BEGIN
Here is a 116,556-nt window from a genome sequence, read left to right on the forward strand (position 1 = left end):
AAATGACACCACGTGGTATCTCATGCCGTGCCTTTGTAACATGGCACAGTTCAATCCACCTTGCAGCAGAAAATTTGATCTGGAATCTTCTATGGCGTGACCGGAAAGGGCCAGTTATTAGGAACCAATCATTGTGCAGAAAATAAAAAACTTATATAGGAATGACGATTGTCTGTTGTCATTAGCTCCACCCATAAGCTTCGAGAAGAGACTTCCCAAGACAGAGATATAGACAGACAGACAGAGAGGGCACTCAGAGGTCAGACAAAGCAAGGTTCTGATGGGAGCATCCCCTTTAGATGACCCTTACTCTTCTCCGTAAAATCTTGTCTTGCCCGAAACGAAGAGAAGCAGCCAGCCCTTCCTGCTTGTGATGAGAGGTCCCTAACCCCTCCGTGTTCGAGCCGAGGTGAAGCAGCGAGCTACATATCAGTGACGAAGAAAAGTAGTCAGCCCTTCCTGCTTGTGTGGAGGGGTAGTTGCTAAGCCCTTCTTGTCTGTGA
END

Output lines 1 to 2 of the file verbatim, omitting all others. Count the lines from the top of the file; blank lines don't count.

Here is a 116,556-nt window from a genome sequence, read left to right on the forward strand (position 1 = left end):
AAATGACACCACGTGGTATCTCATGCCGTGCCTTTGTAACATGGCACAGTTCAATCCACCTTGCAGCAGAAAATTTGATCTGGAATCTTCTATGGCGTGACCGGAAAGGGCCAGTTATTAGGAACCAATCATTGTGCAGAAAATAAAAAACTTATATAGGAATGACGATTGTCTGTTGTCATTAGCTCCACCCATAAGCTTCGAGAAGAGACTTCCCAAGACAGAGATATAGACAGACAGACAGAGAGGGCACTCAGAGGTCAGACAAAGCAAGGTTCTGATGGGAGCATCCCCTTTAGATGACCCTTACTCTTCTCCGTAAAATCTTGTCTTGCCCGAAACGAAGAGAAGCAGCCAGCCCTTCCTGCTTGTGATGAGAGGTCCCTAACCCCTCCGTGTTCGAGCCGAGGTGAAGCAGCGAGCTACATATCAGTGACGAAGAAAAGTAGTCAGCCCTTCCTGCTTGTGTGGAGGGGTAGTTGCTAAGCCCTTCTTGTCTGTGA